- I regularly buy and hoard gift cards (and register them!). If a gift card covers a quick airport breakfast or an Uber so a cousin doesn’t have to pick us up from the airport, I’ve lessened my burden, and freed up a bit more cash. I also like to keep gift cards for gas or groceries to use once I’m home again and on a tighter budget for the next few pay cycles. I haven’t bought airline gift cards before, but I plan to.
- I always keep one vacation and sick day in the bank at work. Even when the destination is drivable for me, a nine-hour road trip each way basically means being awake for 24 hours straight, or taking two days off work just to travel, often unpaid. Knowing I have the time to take means I don’t stress as much about pissing off my boss to get to a Thursday funeral.
While I’m calling this a “family emergency” fund, I don’t want to exclude people without large extended families — what I mean to do is advocate for a second-tier savings account that is tailored to your non-material needs. For example, I have a friend whose family is mainly on the west coast, so her fund has to cover roundtrip across-the-country flights at the last minute.
Another friend has several pets, so she has a fund for unexpected vet bills. This fund is really about maintaining emotional health.
For me, I want to avoid being in a heartbreaking situation, like not seeing someone when they are still fairly well, not celebrating their life and supporting their kids or partners, or not being supported myself because I can’t afford it. I really don’t want to feel like I’m making a family member feel unloved, or jeopardize my relationship with them by implying that money is more important than they are. I’ve been in a few of those situations and seen others in them, and man, they seriously suck.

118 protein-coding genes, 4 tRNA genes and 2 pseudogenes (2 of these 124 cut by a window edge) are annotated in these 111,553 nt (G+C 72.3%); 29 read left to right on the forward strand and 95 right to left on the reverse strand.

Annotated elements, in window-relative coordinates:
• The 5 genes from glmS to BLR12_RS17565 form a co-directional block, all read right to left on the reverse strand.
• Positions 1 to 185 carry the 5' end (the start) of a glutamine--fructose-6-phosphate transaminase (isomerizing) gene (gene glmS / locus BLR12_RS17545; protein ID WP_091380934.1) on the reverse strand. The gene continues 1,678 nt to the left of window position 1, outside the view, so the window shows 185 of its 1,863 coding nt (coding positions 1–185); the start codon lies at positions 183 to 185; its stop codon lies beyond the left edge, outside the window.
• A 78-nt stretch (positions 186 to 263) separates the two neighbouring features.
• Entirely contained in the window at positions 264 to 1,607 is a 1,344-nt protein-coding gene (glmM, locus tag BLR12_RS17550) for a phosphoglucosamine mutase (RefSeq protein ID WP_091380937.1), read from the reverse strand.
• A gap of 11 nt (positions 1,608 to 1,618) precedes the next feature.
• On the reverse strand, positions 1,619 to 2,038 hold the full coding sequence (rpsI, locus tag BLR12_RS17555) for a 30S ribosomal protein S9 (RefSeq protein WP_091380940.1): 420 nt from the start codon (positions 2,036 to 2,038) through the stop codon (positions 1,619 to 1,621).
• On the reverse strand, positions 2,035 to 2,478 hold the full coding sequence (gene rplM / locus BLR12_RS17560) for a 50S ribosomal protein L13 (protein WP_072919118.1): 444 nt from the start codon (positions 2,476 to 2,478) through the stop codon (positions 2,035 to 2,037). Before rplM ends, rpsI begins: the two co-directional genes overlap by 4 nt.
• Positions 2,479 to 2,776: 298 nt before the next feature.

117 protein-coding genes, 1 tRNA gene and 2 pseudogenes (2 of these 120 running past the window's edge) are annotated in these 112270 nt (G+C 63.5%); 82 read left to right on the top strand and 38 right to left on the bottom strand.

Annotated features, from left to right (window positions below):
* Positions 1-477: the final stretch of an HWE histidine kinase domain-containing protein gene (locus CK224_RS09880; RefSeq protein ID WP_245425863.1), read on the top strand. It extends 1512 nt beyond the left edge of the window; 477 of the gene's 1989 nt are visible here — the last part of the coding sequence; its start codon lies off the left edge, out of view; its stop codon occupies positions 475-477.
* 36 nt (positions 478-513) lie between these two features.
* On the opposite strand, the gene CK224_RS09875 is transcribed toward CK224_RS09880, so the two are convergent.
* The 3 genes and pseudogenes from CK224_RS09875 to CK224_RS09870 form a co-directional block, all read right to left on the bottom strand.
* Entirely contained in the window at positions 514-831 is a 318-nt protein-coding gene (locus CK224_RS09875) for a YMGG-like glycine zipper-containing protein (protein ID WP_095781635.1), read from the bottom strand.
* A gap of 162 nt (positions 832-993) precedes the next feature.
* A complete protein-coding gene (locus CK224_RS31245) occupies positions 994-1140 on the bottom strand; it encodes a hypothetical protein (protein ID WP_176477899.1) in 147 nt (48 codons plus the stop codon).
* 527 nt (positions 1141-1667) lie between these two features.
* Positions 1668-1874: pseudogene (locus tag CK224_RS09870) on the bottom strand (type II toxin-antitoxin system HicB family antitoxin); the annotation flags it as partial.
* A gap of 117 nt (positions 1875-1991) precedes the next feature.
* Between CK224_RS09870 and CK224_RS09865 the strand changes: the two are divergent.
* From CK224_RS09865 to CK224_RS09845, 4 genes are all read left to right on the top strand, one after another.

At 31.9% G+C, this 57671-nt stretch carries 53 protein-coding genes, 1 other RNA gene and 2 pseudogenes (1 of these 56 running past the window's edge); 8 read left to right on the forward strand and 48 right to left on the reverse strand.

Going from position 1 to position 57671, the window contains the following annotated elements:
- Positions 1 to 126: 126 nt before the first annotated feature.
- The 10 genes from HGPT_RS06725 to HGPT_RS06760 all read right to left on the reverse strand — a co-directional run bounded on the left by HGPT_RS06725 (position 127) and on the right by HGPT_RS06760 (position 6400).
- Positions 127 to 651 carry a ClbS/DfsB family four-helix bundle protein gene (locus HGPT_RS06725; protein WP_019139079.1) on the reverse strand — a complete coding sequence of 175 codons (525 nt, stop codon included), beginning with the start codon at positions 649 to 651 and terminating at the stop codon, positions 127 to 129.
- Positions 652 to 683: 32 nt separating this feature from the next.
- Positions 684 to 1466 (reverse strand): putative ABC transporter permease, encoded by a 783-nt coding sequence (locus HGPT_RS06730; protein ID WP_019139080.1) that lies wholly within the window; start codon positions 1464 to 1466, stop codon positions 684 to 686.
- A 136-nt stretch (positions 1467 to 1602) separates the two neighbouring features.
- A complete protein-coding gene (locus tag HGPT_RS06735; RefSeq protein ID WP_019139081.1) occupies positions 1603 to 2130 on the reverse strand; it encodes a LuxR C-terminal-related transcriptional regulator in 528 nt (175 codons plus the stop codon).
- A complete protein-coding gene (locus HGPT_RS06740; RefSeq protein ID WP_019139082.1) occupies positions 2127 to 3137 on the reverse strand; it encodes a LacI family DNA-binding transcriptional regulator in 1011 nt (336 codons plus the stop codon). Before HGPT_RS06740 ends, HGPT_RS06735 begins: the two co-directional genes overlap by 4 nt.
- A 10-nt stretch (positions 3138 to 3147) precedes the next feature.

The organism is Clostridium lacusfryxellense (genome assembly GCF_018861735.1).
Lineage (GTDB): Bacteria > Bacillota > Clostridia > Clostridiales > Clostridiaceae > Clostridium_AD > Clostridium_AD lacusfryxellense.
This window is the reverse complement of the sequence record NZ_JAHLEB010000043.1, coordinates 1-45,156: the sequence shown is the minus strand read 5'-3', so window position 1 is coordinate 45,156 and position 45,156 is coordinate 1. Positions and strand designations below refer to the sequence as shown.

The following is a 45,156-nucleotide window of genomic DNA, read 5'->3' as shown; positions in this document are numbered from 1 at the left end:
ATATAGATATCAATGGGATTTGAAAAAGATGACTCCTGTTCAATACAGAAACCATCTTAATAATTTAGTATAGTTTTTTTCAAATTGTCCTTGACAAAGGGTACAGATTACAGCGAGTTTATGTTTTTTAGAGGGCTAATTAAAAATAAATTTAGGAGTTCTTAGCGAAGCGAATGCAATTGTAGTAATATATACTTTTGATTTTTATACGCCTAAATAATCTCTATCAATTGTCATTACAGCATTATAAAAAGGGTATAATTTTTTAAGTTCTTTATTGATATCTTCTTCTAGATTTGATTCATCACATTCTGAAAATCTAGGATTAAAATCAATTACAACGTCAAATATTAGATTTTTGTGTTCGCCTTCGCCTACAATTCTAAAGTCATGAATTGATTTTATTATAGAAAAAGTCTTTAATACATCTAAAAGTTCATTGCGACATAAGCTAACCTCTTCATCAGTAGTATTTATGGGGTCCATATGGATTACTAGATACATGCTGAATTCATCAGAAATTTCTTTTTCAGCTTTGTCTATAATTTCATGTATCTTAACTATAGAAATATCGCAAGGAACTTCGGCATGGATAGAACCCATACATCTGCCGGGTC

My family emergency fund prevented all of those scenarios for me this past year. One of the three memorials I went to last year was actually just after tax time, and it was that refund that sparked the idea of intentionally putting some of that money aside to be used for this purpose. And even though I have a basic amount of vacation days, it didn’t feel restrictive to start the year planning one fewer — just in case.
My last point in why I decided to officially create a dedicated fund to be able to attend emergency family events is the hardest, but was key for me:
I had to be realistic about life. People get old, and they die. People get sick when they’re young, too. This is part of life and growing up, and frankly, something that we’re too afraid to talk about (kind of like we are about money — we don’t talk about it until we’re forced to). It was hard to make myself face the fact that when a family member is in their late 80s, their death shouldn’t be a total surprise, even if it’s almost always still a bit of a shock. I’m okay with knowing death is a hard topic to grapple with, as long as it’s also something I can address and choose to plan for.
Mairead doesn’t get why everyone doesn’t want to talk about money with her! She works for a small non-profit in the DC metro area, wants an Irish Wolfhound, and drinks her coffee black and constantly.